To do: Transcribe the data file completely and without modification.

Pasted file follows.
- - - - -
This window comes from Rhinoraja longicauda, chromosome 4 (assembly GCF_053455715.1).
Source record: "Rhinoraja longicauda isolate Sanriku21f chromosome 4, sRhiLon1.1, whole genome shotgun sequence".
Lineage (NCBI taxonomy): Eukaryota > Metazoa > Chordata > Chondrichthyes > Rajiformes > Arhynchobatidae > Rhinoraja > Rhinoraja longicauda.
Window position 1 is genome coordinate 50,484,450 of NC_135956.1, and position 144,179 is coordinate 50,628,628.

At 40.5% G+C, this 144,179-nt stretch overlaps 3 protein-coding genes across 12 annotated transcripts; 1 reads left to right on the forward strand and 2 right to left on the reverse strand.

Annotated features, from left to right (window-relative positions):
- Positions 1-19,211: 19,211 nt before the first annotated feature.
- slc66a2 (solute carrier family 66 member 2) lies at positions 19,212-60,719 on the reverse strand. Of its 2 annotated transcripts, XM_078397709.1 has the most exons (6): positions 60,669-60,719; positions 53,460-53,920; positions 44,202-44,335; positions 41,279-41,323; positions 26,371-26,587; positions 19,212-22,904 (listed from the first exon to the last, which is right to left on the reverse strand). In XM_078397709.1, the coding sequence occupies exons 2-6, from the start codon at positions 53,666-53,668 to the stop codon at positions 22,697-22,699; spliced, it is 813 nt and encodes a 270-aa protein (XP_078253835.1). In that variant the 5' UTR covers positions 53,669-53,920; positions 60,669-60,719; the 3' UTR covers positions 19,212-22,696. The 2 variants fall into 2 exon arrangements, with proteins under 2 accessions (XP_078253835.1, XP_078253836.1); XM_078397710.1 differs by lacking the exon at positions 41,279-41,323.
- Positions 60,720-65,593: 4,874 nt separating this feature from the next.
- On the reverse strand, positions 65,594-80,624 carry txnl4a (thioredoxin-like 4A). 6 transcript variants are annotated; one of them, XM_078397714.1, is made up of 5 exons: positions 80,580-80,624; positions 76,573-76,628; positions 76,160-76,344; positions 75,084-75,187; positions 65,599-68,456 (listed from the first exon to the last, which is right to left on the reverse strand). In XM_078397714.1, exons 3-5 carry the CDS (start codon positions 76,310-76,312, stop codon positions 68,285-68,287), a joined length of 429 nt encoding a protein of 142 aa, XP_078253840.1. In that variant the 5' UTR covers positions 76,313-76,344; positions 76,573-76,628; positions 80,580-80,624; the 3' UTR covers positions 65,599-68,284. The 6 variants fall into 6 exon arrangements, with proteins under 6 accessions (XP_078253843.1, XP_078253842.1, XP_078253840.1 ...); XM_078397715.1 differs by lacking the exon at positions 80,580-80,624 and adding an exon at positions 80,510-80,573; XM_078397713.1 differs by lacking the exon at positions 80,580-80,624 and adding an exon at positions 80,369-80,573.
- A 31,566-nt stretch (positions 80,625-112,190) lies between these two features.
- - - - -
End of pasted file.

This window comes from Rhinoraja longicauda, chromosome 4 (assembly GCF_053455715.1).
Source record: "Rhinoraja longicauda isolate Sanriku21f chromosome 4, sRhiLon1.1, whole genome shotgun sequence".
Lineage (NCBI taxonomy): Eukaryota > Metazoa > Chordata > Chondrichthyes > Rajiformes > Arhynchobatidae > Rhinoraja > Rhinoraja longicauda.
Window position 1 is genome coordinate 50,484,450 of NC_135956.1, and position 144,179 is coordinate 50,628,628.

At 40.5% G+C, this 144,179-nt stretch overlaps 3 protein-coding genes across 12 annotated transcripts; 1 reads left to right on the forward strand and 2 right to left on the reverse strand.

Annotated features, from left to right (window-relative positions):
- Positions 1-19,211: 19,211 nt before the first annotated feature.
- slc66a2 (solute carrier family 66 member 2) lies at positions 19,212-60,719 on the reverse strand. Of its 2 annotated transcripts, XM_078397709.1 has the most exons (6): positions 60,669-60,719; positions 53,460-53,920; positions 44,202-44,335; positions 41,279-41,323; positions 26,371-26,587; positions 19,212-22,904 (listed from the first exon to the last, which is right to left on the reverse strand). In XM_078397709.1, the coding sequence occupies exons 2-6, from the start codon at positions 53,666-53,668 to the stop codon at positions 22,697-22,699; spliced, it is 813 nt and encodes a 270-aa protein (XP_078253835.1). In that variant the 5' UTR covers positions 53,669-53,920; positions 60,669-60,719; the 3' UTR covers positions 19,212-22,696. The 2 variants fall into 2 exon arrangements, with proteins under 2 accessions (XP_078253835.1, XP_078253836.1); XM_078397710.1 differs by lacking the exon at positions 41,279-41,323.
- Positions 60,720-65,593: 4,874 nt separating this feature from the next.
- On the reverse strand, positions 65,594-80,624 carry txnl4a (thioredoxin-like 4A). 6 transcript variants are annotated; one of them, XM_078397714.1, is made up of 5 exons: positions 80,580-80,624; positions 76,573-76,628; positions 76,160-76,344; positions 75,084-75,187; positions 65,599-68,456 (listed from the first exon to the last, which is right to left on the reverse strand). In XM_078397714.1, exons 3-5 carry the CDS (start codon positions 76,310-76,312, stop codon positions 68,285-68,287), a joined length of 429 nt encoding a protein of 142 aa, XP_078253840.1. In that variant the 5' UTR covers positions 76,313-76,344; positions 76,573-76,628; positions 80,580-80,624; the 3' UTR covers positions 65,599-68,284. The 6 variants fall into 6 exon arrangements, with proteins under 6 accessions (XP_078253843.1, XP_078253842.1, XP_078253840.1 ...); XM_078397715.1 differs by lacking the exon at positions 80,580-80,624 and adding an exon at positions 80,510-80,573; XM_078397713.1 differs by lacking the exon at positions 80,580-80,624 and adding an exon at positions 80,369-80,573.
- A 31,566-nt stretch (positions 80,625-112,190) lies between these two features.